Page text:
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News >  Idaho

Idaho gubernatorial race draws big ad money

BOISE – Idaho Gov. Butch Otter and Democratic challenger A.J. Balukoff have each spent more than a half-million dollars on broadcast advertising in October alone, according to campaign finance reports.

And that’s not counting independent ad campaigns against Balukoff from groups including the Republican Governors Association, which has poured $720,000 into an ad campaign trying to tie the Boise businessman to President Barack Obama.

In the final week before the election, Balukoff is responding with an unusual ad that has more skating and hockey-playing than political images. He dons an Idaho Steelheads hockey uniform and says, “Skating around Idaho’s problems with cheap shots won’t get results. … It’s time Idaho families get a fair shot.”

The new commercial, which is airing statewide and in the Spokane market, takes aim at negative ads both from outside groups and from Otter’s campaign, whose latest ad accuses Balukoff of “falsely smearing” Otter over a private prison scandal.

“I think it’s a clever ad, and it addresses the negative advertising that he’s been a recipient of,” said Jim Weatherby, Boise State University professor emeritus and longtime observer of Idaho politics. “It might attract some voters who have tuned out to all the negative ads that are so prominently displayed right now.”

The ad emphasizes that Balukoff has run a positive campaign, Weatherby said, “which may or may not be to his benefit, in the overall scheme of things.”

The Republican Governors Association has targeted Balukoff in three TV ads in the past month. Another group, the Idaho Association of Commerce and Industry, a business lobbying group, has been running a campaign trying to brand Balukoff as “Liberal A.J.” Others have weighed in with radio ads, mailings and more, touting Otter and bashing Balukoff.

“I have stayed true to a promise I made to myself and to my family that I would run a clean campaign that we could be proud of when all is said and done,” Balukoff said in a statement. “I have not attempted to distort Butch Otter’s record or tie him to unpopular politicians. I have only held him accountable for his record.”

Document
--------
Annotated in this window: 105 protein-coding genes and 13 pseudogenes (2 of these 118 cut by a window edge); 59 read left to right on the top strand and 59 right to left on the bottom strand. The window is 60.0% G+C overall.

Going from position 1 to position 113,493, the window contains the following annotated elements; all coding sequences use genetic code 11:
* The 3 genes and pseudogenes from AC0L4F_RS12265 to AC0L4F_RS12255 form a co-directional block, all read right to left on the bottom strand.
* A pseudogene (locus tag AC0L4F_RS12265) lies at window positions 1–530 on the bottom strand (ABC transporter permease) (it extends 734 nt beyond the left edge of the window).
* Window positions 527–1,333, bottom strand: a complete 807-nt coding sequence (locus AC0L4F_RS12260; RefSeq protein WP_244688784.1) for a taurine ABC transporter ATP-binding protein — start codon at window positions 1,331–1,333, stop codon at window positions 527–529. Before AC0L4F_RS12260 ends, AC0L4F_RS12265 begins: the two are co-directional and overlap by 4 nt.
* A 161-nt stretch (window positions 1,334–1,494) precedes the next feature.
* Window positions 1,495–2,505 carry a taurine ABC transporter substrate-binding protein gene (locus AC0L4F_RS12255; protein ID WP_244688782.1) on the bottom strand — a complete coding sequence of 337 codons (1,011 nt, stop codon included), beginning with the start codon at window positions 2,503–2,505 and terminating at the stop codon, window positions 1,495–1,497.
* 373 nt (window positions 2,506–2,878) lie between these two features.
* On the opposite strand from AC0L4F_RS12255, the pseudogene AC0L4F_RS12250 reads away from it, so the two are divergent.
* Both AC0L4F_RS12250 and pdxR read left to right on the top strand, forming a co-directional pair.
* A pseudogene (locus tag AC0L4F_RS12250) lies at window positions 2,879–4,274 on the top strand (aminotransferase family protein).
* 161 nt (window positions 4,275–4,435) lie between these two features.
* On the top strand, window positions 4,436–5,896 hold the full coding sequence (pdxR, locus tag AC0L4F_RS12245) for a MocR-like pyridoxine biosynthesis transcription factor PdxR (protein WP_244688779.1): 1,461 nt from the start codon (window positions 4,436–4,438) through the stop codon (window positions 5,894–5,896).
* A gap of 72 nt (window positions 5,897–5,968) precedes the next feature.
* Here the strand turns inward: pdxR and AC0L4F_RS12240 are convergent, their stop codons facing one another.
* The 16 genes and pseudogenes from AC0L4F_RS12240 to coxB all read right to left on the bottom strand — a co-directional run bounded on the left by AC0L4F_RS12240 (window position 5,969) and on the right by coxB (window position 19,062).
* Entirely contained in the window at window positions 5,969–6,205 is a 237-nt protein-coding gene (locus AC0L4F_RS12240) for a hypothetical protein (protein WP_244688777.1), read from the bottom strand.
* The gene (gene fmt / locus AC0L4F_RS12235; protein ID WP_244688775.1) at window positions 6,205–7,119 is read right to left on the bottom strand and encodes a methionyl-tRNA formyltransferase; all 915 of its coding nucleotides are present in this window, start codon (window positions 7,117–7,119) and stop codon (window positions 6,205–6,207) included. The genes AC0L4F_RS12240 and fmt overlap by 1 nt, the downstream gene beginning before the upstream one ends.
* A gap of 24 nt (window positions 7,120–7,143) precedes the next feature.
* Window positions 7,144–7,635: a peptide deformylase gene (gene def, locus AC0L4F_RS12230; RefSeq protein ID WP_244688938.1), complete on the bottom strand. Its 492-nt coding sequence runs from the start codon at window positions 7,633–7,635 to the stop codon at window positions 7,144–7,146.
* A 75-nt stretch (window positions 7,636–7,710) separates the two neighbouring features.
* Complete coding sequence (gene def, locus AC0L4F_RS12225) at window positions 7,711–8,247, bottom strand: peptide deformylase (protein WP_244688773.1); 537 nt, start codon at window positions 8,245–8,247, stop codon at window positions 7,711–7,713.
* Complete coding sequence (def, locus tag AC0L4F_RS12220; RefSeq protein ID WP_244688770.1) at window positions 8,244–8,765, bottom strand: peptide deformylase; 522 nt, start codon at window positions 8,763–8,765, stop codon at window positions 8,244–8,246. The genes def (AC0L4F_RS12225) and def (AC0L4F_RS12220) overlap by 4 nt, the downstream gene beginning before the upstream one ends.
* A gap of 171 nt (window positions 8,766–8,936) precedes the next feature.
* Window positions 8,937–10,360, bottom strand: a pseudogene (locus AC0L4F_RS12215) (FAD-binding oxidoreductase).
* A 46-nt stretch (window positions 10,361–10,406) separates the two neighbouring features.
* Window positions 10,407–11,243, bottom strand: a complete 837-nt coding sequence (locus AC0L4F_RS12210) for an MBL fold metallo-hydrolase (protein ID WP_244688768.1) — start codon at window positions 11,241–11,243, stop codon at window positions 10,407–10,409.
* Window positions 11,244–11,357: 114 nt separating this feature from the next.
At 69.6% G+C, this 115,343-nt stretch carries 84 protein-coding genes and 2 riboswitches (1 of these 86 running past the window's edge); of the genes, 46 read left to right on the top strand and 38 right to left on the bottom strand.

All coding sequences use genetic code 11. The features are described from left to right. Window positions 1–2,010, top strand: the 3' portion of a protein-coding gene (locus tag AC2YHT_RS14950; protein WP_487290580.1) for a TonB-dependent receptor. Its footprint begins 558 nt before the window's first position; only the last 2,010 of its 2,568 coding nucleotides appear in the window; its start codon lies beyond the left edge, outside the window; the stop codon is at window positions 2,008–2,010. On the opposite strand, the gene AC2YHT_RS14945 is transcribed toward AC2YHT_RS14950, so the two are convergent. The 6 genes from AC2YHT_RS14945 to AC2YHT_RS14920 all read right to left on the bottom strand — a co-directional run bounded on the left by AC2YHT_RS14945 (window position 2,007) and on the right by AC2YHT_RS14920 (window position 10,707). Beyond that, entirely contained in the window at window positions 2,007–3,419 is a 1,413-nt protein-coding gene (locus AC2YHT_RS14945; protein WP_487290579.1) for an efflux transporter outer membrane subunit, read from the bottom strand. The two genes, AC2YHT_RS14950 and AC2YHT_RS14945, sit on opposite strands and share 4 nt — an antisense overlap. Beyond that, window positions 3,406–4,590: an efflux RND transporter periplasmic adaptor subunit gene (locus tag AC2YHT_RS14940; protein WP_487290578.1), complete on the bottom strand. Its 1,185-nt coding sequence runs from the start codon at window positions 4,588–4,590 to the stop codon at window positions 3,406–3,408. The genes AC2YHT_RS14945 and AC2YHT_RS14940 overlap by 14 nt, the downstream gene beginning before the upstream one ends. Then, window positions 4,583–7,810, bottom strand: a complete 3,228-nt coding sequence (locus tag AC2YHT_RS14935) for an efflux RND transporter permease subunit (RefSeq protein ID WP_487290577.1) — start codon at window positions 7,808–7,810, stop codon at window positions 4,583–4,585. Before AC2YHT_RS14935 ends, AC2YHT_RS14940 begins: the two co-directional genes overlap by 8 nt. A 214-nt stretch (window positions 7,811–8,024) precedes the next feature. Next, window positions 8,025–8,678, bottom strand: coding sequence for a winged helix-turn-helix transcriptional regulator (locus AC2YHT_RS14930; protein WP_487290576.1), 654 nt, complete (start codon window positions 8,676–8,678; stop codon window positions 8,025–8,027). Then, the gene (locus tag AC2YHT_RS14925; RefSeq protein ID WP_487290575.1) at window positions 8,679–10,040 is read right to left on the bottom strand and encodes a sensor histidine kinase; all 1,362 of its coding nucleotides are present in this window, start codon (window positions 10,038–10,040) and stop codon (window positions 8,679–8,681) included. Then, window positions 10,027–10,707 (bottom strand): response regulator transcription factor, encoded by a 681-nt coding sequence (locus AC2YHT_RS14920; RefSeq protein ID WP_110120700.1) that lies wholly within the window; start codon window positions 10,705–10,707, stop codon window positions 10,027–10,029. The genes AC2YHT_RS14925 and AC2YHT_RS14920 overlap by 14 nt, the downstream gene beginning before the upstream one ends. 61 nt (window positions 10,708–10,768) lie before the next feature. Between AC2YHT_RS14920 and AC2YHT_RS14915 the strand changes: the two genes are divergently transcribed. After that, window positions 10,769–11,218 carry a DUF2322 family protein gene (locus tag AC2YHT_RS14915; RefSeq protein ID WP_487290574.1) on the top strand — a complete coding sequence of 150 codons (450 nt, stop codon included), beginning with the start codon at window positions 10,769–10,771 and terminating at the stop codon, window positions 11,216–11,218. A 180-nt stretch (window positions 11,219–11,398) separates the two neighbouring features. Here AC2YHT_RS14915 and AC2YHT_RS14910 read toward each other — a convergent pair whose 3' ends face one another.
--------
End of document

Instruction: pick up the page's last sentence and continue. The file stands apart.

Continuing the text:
He called his final ad “creative and fun” and said it “shows my fellow Idahoans that I won’t dive into the mud of politics as usual.”

Balukoff objected Wednesday to new radio ads airing in eastern Idaho as part of an independent campaign that are portrayed as being from Balukoff’s campaign and say, among other claims, that he wants to “repeal the balanced budget amendment.” Those ads, placed by Idaho Falls resident Michael Batt at a cost of more than $10,000, are “completely untrue,” Balukoff said.

According to campaign finance reports, the ads were placed on a group of Idaho Falls radio stations owned by eastern Idaho businessman and prominent GOP activist Frank VanderSloot. Batt is the former registered agent for VanderSloot Farms and VanderSloot Legacy Properties LLC.

Tim Hurst, chief deputy Idaho secretary of state, said political ads are required by state law to identify who funded them. The radio ads say at the end that they’re funded by “Bantt LLC.” That’s a limited liability company that Batt incorporated in 2011; the inclusion of that line meets the requirement of the state law, Hurst said.

“It may violate something, but it doesn’t violate the Sunshine Law,” he said.

A wealthy Boise businessman and longtime president of the Boise school board, Balukoff has self-funded much of his campaign, putting in more than $3.2 million of his own money. Otter, a multimillionaire, hasn’t put any of his own funds into his campaign, but he has raised more than $2 million in campaign donations and benefited from the independent expenditures.

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